4. Resist the urge to suggest dieting.  Diets are never healthy for teens or young women (or anyone for that matter).  Living a healthier lifestyle will be the key to her feeling better.  If you tend to diet frequently, it’s time to re-evaluate the messages you’re sending your daughter.

  5. Tell her that you will provide her with the help she requests and that you won’t try and push anything else on her.  Explain that you will be as non-judgmental as you can.

  6. After you have made these statements in a gentle, non-critical manner, it’s time to back off.  Constantly reminding her that you disapprove of her body, eating or exercise habits will only alienate you from her, rather than being helpful.  She will experience you as critical, nagging and unsupportive — which may just cause her to eat more, rather than less.  It will also, no doubt, be the cause of many fights between you.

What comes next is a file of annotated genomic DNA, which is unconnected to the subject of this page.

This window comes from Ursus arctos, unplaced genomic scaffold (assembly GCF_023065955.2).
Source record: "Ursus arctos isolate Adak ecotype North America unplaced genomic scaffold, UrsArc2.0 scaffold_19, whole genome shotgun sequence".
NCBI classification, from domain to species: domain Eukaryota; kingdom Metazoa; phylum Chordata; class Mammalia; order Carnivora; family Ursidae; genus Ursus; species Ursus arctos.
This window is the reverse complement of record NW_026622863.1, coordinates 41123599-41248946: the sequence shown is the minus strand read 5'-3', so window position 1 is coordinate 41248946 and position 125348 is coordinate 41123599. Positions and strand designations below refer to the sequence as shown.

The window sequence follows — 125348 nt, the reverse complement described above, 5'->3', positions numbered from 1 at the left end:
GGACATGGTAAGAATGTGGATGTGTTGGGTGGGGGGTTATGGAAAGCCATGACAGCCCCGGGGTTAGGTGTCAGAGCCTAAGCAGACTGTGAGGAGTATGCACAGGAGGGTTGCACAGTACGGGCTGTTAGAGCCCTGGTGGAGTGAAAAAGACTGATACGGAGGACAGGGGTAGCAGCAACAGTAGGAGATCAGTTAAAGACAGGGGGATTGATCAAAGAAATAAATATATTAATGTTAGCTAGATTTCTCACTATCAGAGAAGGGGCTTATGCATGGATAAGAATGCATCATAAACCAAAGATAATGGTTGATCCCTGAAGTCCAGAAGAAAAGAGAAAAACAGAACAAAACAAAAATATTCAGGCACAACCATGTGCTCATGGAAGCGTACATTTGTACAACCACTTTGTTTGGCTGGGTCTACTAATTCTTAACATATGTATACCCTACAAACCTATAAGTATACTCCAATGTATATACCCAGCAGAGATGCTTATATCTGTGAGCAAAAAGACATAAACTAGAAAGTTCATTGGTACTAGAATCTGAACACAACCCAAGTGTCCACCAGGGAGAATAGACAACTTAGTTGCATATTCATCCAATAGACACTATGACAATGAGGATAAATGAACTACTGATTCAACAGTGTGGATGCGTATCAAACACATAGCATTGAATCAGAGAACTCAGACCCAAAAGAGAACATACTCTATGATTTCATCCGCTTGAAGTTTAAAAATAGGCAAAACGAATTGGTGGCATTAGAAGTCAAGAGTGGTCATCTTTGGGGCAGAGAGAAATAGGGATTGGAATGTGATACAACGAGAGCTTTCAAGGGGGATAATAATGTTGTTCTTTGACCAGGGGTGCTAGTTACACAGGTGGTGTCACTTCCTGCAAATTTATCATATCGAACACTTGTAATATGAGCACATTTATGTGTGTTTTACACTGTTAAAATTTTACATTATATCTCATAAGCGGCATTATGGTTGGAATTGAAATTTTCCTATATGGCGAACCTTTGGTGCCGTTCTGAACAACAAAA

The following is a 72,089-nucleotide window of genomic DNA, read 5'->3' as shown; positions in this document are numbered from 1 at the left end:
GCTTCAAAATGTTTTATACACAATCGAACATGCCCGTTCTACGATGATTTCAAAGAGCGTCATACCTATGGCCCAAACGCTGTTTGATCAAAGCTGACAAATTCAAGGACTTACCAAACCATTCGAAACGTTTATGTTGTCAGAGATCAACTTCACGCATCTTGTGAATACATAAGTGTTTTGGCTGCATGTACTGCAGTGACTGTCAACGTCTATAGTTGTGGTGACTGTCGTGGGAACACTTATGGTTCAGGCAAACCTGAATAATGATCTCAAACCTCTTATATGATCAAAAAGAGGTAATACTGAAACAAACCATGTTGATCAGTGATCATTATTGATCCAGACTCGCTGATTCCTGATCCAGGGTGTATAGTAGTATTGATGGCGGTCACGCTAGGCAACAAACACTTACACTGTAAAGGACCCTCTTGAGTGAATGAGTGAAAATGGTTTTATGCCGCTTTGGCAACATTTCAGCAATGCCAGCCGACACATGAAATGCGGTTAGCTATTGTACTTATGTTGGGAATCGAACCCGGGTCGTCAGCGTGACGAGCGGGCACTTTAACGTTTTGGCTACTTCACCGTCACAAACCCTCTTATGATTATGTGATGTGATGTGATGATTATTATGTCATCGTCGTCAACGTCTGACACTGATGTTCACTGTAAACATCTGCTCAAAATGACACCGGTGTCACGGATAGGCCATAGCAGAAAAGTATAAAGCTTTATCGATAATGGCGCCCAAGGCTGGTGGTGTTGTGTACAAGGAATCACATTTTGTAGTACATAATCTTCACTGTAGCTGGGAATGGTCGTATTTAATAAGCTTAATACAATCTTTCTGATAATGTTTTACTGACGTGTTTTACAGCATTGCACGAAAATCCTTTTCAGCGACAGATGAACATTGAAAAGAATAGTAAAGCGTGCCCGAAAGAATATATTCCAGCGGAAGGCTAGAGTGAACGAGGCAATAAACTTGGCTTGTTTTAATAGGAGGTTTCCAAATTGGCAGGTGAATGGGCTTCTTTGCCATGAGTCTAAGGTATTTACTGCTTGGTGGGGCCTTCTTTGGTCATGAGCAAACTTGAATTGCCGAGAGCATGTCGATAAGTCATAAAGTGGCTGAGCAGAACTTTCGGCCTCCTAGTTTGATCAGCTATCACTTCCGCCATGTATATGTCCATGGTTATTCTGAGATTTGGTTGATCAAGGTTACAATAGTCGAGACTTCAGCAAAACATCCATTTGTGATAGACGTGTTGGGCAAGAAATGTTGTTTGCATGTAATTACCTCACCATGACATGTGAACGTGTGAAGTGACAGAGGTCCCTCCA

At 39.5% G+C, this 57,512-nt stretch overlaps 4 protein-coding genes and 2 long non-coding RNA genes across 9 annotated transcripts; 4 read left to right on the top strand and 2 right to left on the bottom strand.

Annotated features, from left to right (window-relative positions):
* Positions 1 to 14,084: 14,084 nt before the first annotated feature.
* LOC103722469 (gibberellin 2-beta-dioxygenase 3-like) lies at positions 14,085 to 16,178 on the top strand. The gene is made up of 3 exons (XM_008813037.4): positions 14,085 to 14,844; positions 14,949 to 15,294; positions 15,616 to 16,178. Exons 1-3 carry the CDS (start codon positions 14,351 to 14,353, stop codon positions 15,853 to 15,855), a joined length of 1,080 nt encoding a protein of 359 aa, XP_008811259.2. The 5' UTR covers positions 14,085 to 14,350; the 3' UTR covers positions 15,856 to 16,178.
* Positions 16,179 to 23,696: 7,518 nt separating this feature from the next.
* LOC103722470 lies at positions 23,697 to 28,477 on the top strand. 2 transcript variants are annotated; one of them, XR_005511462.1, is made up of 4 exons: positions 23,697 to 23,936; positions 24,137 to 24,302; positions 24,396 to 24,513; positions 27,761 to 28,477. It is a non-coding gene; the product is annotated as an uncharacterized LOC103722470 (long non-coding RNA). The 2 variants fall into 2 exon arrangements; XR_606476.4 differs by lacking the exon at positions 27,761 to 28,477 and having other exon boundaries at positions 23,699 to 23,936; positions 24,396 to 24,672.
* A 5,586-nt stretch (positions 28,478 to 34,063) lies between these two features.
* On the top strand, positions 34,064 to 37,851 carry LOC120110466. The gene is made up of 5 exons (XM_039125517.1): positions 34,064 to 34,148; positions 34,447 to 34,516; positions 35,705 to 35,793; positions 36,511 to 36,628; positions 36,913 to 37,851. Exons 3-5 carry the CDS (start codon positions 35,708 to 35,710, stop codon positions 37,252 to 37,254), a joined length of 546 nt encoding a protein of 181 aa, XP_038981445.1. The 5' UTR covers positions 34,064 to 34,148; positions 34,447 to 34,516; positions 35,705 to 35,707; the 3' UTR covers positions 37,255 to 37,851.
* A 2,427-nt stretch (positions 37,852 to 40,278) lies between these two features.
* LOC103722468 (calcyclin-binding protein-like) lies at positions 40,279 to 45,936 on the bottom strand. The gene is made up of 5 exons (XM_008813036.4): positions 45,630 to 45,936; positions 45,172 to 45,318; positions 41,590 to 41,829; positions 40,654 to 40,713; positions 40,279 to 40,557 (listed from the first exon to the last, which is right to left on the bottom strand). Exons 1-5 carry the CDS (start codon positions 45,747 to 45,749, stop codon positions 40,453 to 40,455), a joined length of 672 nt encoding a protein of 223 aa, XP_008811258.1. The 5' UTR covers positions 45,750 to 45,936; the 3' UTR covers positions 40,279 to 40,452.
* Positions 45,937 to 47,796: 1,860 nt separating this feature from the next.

7. Even though you’ve been nagging her for months or years, you can still make things better.  During a private moment, tell her you’re sorry for nagging her so much, and for focusing so much on her weight and her eating.  Explain that it is difficult for you because you worry about her.

  8. If your daughter refuses your help, don’t push it on her.  Let her know that you are available to help if she ever changes her mind.  This may be very, very difficult for you, because you will feel like you’re standing by as she hurts herself emotionally and physically.  This is one of the most difficult parts of having a young woman, rather than a child as your daughter — remembering that you can’t force your help on her.